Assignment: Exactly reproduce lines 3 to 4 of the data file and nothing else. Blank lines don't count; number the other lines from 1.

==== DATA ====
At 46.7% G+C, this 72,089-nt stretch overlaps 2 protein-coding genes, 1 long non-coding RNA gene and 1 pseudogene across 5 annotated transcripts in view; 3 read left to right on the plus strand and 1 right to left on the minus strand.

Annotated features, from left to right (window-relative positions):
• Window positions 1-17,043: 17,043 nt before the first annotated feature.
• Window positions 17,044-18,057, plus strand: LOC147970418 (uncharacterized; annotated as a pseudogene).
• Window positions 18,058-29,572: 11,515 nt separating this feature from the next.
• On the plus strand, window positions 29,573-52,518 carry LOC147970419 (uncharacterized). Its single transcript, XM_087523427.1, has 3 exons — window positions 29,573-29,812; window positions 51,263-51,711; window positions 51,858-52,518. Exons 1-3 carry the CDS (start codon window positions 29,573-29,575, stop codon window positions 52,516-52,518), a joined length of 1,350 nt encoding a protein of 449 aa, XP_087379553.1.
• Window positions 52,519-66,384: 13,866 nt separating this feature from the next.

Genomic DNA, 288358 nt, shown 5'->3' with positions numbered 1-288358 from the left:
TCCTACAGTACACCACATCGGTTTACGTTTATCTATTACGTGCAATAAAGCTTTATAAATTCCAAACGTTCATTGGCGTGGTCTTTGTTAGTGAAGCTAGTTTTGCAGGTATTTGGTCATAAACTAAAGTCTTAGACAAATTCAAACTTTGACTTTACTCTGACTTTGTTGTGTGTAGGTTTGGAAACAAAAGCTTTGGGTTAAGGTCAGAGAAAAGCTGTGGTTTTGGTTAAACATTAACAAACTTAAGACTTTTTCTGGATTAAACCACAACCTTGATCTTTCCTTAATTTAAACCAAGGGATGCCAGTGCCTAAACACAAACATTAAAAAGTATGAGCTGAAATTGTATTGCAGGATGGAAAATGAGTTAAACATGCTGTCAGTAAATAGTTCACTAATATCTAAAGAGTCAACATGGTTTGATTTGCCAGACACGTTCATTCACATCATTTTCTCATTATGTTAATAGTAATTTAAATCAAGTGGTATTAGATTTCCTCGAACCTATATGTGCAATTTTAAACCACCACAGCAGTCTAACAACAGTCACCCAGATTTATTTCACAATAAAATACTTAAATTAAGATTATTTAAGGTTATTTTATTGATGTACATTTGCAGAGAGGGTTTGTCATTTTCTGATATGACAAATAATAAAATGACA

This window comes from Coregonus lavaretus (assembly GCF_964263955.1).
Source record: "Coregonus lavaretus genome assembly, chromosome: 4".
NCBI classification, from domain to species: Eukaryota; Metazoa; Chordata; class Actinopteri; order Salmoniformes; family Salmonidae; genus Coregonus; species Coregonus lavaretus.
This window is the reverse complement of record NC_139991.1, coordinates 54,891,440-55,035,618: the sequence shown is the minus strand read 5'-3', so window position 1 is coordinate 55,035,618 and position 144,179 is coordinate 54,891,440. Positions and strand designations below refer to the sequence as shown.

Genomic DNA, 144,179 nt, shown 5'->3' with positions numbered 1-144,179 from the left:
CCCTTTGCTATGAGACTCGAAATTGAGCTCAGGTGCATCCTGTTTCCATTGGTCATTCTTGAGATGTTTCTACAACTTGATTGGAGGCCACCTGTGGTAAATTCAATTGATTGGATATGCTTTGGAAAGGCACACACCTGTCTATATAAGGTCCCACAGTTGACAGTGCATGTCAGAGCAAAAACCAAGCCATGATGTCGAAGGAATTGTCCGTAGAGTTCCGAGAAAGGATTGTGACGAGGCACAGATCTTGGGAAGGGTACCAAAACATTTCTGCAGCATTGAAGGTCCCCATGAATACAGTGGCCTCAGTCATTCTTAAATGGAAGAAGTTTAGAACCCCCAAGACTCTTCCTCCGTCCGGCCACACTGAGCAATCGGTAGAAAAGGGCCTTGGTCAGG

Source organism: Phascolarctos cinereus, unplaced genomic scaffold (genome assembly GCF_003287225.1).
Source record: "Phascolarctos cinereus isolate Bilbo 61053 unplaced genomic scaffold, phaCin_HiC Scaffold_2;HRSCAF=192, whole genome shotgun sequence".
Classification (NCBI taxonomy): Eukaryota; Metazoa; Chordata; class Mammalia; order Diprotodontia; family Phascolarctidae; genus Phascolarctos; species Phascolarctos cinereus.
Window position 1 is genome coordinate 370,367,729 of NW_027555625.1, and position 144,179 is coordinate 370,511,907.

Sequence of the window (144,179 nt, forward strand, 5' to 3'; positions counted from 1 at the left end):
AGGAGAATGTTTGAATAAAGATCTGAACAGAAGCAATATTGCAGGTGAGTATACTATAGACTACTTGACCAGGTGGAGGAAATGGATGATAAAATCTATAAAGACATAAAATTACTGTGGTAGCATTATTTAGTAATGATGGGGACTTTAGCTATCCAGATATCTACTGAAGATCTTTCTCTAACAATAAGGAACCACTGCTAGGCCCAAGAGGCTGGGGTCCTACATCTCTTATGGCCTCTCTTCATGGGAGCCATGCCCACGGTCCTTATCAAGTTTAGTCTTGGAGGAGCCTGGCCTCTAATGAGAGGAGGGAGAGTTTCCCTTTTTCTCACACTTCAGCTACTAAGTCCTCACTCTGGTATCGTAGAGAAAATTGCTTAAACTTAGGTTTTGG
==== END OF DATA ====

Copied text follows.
• Window positions 1-17,043: 17,043 nt before the first annotated feature.
• Window positions 17,044-18,057, plus strand: LOC147970418 (uncharacterized; annotated as a pseudogene).